The political clash over the Russian gas pipelines to Western Europe started back in the ‘80s, when the Soviet Union still existed. The Ronald Reagan administration strongly opposed the construction of the Urengoy-Uzhgorod pipeline that supplied Western Europe with Soviet gas for the first time. The pipeline was ready in 1984. In fact, the US government had imposed sanctions in order to prevent American companies from participating in the project.

The inauguration of Nord Stream 1, the largest pipeline in the world, in September 2011, was a decisive step towards what Russia and Germany called “energy security”. Bypassing Ukraine and other countries ensured the unencumbered flow of cheap Russian gas, without risking conflicts over transmission fees. Similar conflicts in 2006 and 2009 had led to the temporary halt of Russian gas flows to Europe via Ukraine. Other than the US that always opposed upgraded trade relations between Russia and the EU, ex-Soviet Eastern European countries also reacted against Nord Stream 1.

Reactions against Nord Stream 2 were even stronger, given the war that had started in Donbas and the fact that Russia had taken over Crimea. American sanctions in December 2019 were so tough, that Gazprom was forced to complete the project themselves, since the previous contractor had to bow out. At the time, Germany had expressed severe discontent with the fact that sanctions were imposed on an energy project in Europe in which the US had no involvement.

In the public discourse, after the Russian invasion in Ukraine, there have been numerous occasions where the German government has been criticised or attacked (especially across the Atlantic) for the close energy relationship they have formed with Russia. An indicative example would be Nobel-prize-winning economist Paul Krugman’s relevant articles in the New York Times.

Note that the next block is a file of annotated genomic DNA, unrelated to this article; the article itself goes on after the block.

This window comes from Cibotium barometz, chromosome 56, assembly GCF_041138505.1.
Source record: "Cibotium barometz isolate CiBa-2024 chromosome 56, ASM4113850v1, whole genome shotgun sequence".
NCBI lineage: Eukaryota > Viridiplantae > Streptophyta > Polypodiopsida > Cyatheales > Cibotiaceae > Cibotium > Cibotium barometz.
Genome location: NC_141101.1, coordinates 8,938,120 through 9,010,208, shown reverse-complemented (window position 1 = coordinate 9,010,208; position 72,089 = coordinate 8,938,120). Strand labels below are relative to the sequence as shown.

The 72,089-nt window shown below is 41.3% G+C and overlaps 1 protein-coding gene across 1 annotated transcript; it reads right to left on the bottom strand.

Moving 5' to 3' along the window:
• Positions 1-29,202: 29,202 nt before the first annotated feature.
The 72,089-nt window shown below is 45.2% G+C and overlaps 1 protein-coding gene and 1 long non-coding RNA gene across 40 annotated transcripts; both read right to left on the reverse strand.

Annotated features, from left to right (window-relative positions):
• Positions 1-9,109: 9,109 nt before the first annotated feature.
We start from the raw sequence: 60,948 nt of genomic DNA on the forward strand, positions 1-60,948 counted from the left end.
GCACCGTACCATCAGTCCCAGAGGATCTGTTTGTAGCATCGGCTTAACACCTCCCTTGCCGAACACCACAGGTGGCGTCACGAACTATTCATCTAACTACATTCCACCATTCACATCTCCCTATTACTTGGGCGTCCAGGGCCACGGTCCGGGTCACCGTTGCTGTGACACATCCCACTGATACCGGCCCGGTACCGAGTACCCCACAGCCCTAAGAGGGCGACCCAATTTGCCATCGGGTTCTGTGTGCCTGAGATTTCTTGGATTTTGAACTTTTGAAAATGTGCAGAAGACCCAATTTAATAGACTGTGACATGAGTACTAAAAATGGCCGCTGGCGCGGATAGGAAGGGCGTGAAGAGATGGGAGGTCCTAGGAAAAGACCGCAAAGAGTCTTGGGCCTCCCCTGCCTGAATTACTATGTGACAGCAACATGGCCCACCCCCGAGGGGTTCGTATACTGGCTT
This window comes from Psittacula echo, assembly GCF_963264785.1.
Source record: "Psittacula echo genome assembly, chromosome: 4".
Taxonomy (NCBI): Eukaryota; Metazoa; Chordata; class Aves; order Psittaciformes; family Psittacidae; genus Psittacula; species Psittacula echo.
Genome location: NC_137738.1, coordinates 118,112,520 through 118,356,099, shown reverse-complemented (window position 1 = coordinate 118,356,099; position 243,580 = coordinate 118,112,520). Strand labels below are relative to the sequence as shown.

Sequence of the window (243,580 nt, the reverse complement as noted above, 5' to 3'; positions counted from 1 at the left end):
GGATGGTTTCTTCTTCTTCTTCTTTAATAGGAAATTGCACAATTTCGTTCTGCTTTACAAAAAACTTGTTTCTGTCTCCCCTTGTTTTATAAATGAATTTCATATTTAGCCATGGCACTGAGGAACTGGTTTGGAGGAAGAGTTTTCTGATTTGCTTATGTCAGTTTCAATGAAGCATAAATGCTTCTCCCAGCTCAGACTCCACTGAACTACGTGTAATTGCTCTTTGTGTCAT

Still, the post hoc criticism overlooks the economic benefits that the German economy has gathered from cheap Russian gas. Martin Brudermüller, CEO of the German multinational company BASF, said that cheap Russian gas has been a pillar of Germany’s very successful economic model of the past twenty years. The fact that Germany was getting cheaper energy than the rest of the market, gave her an advantage over other exporting economies. At the same time, cheap Russian energy, along with the Euro’s structure, has been a factor that increased inequality among the Eurozone countries.

The sanctions and the phase-out

After the invasion of Ukraine, the European Union imposed heavy sanctions on Russia that almost took the form of a complete economic, political, cultural and political embargo. The energy sector is exempted from the above. The significance of this exemption was also rendered clear by the EU’s High Representative for Foreign Affairs and Security Policy, Josep Borrell’s statement that since the beginning of the war, member states have been paying Russia 1 bn Euros per day for energy provided.